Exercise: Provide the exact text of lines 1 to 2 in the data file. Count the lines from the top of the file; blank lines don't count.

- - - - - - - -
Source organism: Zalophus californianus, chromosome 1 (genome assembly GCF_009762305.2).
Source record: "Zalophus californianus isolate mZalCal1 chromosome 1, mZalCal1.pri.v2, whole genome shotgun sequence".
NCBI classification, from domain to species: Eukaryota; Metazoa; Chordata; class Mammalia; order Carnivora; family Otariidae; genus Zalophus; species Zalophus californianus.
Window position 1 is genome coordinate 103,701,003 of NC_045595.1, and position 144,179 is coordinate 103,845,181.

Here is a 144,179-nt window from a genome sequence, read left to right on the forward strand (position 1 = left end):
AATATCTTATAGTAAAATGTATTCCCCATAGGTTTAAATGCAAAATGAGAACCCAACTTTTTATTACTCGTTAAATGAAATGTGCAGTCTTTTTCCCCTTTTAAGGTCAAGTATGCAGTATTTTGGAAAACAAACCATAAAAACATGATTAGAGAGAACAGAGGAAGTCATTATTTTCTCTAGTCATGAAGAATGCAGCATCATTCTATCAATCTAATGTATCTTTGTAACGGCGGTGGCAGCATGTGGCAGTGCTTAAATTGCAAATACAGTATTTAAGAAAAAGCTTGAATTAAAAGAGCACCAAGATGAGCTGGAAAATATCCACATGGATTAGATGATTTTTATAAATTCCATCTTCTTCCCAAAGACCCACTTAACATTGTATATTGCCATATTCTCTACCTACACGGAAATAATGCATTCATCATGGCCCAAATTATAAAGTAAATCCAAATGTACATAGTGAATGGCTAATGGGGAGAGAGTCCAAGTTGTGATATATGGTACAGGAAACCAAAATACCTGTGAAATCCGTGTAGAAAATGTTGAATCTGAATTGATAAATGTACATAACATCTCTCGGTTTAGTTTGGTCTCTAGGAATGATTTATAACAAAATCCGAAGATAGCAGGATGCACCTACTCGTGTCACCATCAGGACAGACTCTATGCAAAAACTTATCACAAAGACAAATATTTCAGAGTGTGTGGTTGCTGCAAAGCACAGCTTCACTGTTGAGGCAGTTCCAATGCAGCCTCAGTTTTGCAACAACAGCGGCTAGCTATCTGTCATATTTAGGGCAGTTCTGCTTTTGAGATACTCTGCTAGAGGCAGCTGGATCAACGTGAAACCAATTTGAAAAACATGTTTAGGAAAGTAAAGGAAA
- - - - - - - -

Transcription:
Source organism: Zalophus californianus, chromosome 1 (genome assembly GCF_009762305.2).
Source record: "Zalophus californianus isolate mZalCal1 chromosome 1, mZalCal1.pri.v2, whole genome shotgun sequence".